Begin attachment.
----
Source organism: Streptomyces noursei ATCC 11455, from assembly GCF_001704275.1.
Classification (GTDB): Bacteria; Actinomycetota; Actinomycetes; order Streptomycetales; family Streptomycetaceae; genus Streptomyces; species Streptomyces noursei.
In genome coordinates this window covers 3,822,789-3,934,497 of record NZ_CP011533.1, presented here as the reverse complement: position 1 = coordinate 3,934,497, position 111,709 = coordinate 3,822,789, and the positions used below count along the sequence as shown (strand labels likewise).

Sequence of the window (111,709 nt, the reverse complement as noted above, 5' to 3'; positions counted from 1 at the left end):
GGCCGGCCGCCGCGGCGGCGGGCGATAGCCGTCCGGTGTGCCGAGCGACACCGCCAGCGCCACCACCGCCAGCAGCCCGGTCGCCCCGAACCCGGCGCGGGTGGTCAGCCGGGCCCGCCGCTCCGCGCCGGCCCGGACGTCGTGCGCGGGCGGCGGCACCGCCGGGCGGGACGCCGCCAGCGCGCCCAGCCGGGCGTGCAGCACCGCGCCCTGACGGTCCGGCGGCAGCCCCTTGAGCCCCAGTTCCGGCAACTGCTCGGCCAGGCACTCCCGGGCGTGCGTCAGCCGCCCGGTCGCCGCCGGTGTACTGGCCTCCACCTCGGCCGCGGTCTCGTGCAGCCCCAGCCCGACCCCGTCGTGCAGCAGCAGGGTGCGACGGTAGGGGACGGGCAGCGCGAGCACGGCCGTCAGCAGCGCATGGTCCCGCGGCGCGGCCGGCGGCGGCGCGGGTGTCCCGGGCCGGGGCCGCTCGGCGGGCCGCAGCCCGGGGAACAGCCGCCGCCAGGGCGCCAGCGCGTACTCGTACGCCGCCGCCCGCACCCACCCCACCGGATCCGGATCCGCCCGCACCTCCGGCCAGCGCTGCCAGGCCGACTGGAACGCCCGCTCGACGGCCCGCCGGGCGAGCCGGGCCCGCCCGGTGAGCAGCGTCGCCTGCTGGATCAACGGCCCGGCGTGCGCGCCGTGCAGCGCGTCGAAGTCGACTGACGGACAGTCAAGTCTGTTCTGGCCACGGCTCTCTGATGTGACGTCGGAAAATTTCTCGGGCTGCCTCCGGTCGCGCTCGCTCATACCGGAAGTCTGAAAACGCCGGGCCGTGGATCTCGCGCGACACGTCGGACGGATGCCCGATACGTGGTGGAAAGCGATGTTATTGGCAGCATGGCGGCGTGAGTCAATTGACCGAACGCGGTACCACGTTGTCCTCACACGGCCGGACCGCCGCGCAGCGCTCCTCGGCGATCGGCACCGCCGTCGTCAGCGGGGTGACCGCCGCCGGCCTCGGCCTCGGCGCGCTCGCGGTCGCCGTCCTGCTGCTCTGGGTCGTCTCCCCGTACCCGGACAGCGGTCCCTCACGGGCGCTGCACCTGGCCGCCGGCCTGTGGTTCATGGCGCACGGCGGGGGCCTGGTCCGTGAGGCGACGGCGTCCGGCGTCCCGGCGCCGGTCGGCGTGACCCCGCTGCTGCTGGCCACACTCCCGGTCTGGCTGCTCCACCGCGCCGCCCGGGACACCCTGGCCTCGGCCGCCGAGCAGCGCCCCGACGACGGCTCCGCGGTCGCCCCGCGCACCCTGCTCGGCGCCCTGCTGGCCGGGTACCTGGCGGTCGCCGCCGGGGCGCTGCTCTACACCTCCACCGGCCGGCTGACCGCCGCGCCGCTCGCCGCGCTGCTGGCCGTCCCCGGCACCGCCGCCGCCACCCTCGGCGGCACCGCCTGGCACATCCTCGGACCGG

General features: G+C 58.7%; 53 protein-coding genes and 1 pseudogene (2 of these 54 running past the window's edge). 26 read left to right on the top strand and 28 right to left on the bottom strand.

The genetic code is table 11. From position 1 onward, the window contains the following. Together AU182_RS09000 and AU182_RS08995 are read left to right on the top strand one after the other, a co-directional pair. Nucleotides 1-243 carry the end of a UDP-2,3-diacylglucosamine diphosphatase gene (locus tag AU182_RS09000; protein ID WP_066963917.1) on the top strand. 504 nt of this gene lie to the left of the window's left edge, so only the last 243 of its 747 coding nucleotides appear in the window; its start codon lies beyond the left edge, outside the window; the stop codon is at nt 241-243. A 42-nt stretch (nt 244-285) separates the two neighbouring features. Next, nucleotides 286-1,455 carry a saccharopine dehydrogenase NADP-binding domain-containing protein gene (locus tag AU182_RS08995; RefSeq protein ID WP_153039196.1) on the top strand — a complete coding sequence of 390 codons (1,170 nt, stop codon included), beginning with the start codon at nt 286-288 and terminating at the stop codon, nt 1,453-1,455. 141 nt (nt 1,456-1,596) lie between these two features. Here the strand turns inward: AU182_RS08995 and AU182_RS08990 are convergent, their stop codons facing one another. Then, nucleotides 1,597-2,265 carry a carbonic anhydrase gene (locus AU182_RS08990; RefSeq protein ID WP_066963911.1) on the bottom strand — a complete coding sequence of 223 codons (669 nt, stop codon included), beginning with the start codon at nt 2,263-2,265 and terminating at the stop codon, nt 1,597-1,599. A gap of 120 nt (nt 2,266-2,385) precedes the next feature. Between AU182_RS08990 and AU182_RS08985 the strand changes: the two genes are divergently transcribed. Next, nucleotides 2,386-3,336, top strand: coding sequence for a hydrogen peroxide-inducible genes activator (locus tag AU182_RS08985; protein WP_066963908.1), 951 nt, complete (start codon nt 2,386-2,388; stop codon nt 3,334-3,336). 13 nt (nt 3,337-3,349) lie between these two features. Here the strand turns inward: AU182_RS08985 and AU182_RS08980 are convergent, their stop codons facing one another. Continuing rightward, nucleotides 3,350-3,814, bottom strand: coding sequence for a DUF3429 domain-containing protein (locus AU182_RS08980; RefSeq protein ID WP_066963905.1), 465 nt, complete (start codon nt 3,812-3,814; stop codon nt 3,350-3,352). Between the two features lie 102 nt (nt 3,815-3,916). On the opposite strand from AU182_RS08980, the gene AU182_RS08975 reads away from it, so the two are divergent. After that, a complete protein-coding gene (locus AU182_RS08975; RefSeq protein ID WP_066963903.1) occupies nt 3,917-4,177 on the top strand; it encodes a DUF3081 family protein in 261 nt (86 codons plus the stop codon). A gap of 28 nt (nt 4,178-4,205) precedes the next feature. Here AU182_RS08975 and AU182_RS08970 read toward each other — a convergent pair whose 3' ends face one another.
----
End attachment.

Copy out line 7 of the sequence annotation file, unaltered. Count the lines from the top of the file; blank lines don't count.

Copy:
The genetic code is table 11. From position 1 onward, the window contains the following. Together AU182_RS09000 and AU182_RS08995 are read left to right on the top strand one after the other, a co-directional pair. Nucleotides 1-243 carry the end of a UDP-2,3-diacylglucosamine diphosphatase gene (locus tag AU182_RS09000; protein ID WP_066963917.1) on the top strand. 504 nt of this gene lie to the left of the window's left edge, so only the last 243 of its 747 coding nucleotides appear in the window; its start codon lies beyond the left edge, outside the window; the stop codon is at nt 241-243. A 42-nt stretch (nt 244-285) separates the two neighbouring features. Next, nucleotides 286-1,455 carry a saccharopine dehydrogenase NADP-binding domain-containing protein gene (locus tag AU182_RS08995; RefSeq protein ID WP_153039196.1) on the top strand — a complete coding sequence of 390 codons (1,170 nt, stop codon included), beginning with the start codon at nt 286-288 and terminating at the stop codon, nt 1,453-1,455. 141 nt (nt 1,456-1,596) lie between these two features. Here the strand turns inward: AU182_RS08995 and AU182_RS08990 are convergent, their stop codons facing one another. Then, nucleotides 1,597-2,265 carry a carbonic anhydrase gene (locus AU182_RS08990; RefSeq protein ID WP_066963911.1) on the bottom strand — a complete coding sequence of 223 codons (669 nt, stop codon included), beginning with the start codon at nt 2,263-2,265 and terminating at the stop codon, nt 1,597-1,599. A gap of 120 nt (nt 2,266-2,385) precedes the next feature. Between AU182_RS08990 and AU182_RS08985 the strand changes: the two genes are divergently transcribed. Next, nucleotides 2,386-3,336, top strand: coding sequence for a hydrogen peroxide-inducible genes activator (locus tag AU182_RS08985; protein WP_066963908.1), 951 nt, complete (start codon nt 2,386-2,388; stop codon nt 3,334-3,336). 13 nt (nt 3,337-3,349) lie between these two features. Here the strand turns inward: AU182_RS08985 and AU182_RS08980 are convergent, their stop codons facing one another. Continuing rightward, nucleotides 3,350-3,814, bottom strand: coding sequence for a DUF3429 domain-containing protein (locus AU182_RS08980; RefSeq protein ID WP_066963905.1), 465 nt, complete (start codon nt 3,812-3,814; stop codon nt 3,350-3,352). Between the two features lie 102 nt (nt 3,815-3,916). On the opposite strand from AU182_RS08980, the gene AU182_RS08975 reads away from it, so the two are divergent. After that, a complete protein-coding gene (locus AU182_RS08975; RefSeq protein ID WP_066963903.1) occupies nt 3,917-4,177 on the top strand; it encodes a DUF3081 family protein in 261 nt (86 codons plus the stop codon). A gap of 28 nt (nt 4,178-4,205) precedes the next feature. Here AU182_RS08975 and AU182_RS08970 read toward each other — a convergent pair whose 3' ends face one another.